The strengths of a chatbot can be summarized as follows. A chatbot reacts immediately, and communicates whenever the user wants. As well, a personalized dialogue is possible, and it is easy to use as it employs a simple and easy method of conversation. Among the chatbot businesses, education is a field that has particularly high growth potential. This is because a chatbot has several advantages over people in the field of education. First, a chatbot does not judge people. It does not belittle the person when the user gives a wrong answer. It also gives the same consistent answer, no matter how many times it is asked. Repetition is essential for learning a foreign language, and from this perspective, a chatbot certainly has an edge over humans. Language education requires repeated checks and continuous solving of simple problems, and as such, there is high potential for chatbots to dominate in language education.
So, what is the difference between other foreign language education apps and the chatbot language education app provided by Eggbun Education? Eggbun analyzes the user level and responses of users for questions made by the chatbot to offer an optimized environment for practicing and review. The chatbot looks at the sentence given by the user to check three areas and give feedback. It checks the pattern to determine whether the learned pattern was used, checks the spelling, and checks the grammar to see whether it was entered according to the registered rule. It is basically a one-on-one foreign language tutor. Many people learning a foreign language complain that the biggest difficulty is that no matter how many lectures they listen to, it is hard to connect what they learned with their everyday life due to the difficulty of practice and review. Eggbun can be used to practice and review what was learned in order to internalize it, thus maximizing learning efficiency. As well, the nature of a chatbot means it can be applied anywhere flexibly. As Eggbun CEO Moon put it, “The ultimate goal of Eggbun is to become a foreign language education platform. Another advantage is that it can coexist rather than compete with other foreign language education companies, publishers, and video production businesses.” Eggbun Education is currently collaborating with Samsung C Lab, Multicampus, Haebeop Chunjae Education and Start English Now, among others.
Seo Mi-hee│Guest reporter│email@example.com
“What is the cultural trend for the younger generation today, you ask? The cultural trends of youths in their teens and 20s cannot be defined very easily. I think the problem is trying to give it a definition. You can’t really define what you like. I think it is a bad idea for the older generation to approach this issue from a perspective of trying to understand what the younger generation likes.”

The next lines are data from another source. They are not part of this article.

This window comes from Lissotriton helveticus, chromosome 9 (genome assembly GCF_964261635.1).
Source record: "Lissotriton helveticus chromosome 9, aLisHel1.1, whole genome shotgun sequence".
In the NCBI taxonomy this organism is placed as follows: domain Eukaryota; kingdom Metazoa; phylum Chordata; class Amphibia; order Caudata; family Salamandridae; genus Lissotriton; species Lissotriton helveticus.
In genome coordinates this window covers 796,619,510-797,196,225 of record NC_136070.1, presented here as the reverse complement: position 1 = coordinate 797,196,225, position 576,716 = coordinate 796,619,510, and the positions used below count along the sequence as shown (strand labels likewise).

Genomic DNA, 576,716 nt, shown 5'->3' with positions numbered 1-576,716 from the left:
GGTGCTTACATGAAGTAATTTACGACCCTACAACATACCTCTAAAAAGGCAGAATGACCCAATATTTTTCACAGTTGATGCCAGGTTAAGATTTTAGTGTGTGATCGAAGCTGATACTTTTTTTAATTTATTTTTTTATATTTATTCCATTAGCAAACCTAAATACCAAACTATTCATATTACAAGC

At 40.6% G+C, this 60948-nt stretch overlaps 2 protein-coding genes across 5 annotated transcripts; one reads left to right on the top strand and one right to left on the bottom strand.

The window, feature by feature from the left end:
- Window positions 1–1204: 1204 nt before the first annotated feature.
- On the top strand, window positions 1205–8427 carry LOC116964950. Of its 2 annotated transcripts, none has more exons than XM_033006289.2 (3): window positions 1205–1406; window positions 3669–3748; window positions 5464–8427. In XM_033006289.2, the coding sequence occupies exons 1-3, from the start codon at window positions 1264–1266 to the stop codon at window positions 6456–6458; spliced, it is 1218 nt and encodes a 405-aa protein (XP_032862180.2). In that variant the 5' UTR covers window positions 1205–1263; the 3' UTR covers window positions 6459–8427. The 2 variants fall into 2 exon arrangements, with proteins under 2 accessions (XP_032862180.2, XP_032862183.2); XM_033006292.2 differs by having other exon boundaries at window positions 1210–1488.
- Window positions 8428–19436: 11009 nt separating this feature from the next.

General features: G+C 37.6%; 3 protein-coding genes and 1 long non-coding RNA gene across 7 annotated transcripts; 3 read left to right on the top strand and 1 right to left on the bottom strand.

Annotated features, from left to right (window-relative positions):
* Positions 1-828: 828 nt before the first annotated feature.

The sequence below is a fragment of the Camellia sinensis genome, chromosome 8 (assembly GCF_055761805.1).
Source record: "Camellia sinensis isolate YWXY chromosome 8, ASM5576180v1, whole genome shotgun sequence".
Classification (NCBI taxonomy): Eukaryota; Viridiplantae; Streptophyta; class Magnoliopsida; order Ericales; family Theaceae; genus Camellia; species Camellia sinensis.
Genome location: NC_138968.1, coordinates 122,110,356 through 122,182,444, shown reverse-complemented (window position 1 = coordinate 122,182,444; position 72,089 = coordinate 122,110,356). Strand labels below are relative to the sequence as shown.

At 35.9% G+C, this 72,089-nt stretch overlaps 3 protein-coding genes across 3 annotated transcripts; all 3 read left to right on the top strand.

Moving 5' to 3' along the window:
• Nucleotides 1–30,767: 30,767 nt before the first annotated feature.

Someone wanting to know what the ‘hot’ cultural trends for the younger generation are might be disappointed with this answer from Mykoon CEO Choi Hyuk-jae. I met with him at his office near Gangnam Station in Seoul in mid-November. He said, “I am always asked about the cultural trends of the younger generation.” He added with emphasis, “The younger generation thinks less about how they act, but instead, quickly react and change based on different content.”
Mr. Choi captivated young users by opening the personal social audio platform, Spoon Radio, in 2016. There were many people who voiced concerns about him putting out audio in a market where video platforms like YouTube were just gaining momentum. Many people believed that the younger generation, who barely watched TV, would never want to listen to a radio. “It is true that the younger generation does not listen to the radio, but I had questions about whether radio would truly disappear. Watching and listening to something is a tool that makes it easy for people to access. I thought that the reason why the younger generation was not listening to the radio was because it was not in the format that they desired.”
Spoon Radio offer contents under the concept of ‘our own radio’ targeting teenagers and those in their 20s. When a BJ opens a radio channel, users connect to listen to the broadcast and can communicate through real-time chatting services. Unlike conventional radio, where a celebrity DJ provides the content, Spoon Radio offers two-directional content focusing on the user. “The contents of Spoon Radio are very diverse. For example, if a DJ holds a quiz show one day, they will look for different content the next day. They offer content with different themes every day. They communicate with users and look for content that they can all enjoy.” Mr. Choi said, “In Spoon Radio, audio is a tool and the essence is communication,” adding, “The strength of Spoon Radio is that people can share their deepest thoughts with each other and react and sympathize with each other through real-time chat.”
When asked about the perception that Spoon Radio was a ‘return to analog,’ Choi drew a line. “It’s half right and half wrong.” While it has some similarities with existing radio media in that the user listens to what others say, there is also a clear difference. Choi explained, “Simply put, if radio has a warm and cozy feeling, Spoon Radio is different, in that most of the content is made up of people jovially talking and interacting with each other.”
Currently, Spoon Radio services five countries, including Korea, Japan, Vietnam, Indonesia and Saudi Arabia. Mr. Choi said, “The audio market is only a fifth the size of the video market,” adding, “We intend to overcome the limitations related to the size of the market by expanding our presence in foreign markets.” Spoon Radio has been growing rapidly recently. It recorded over 5 million total downloads and sales are also rising.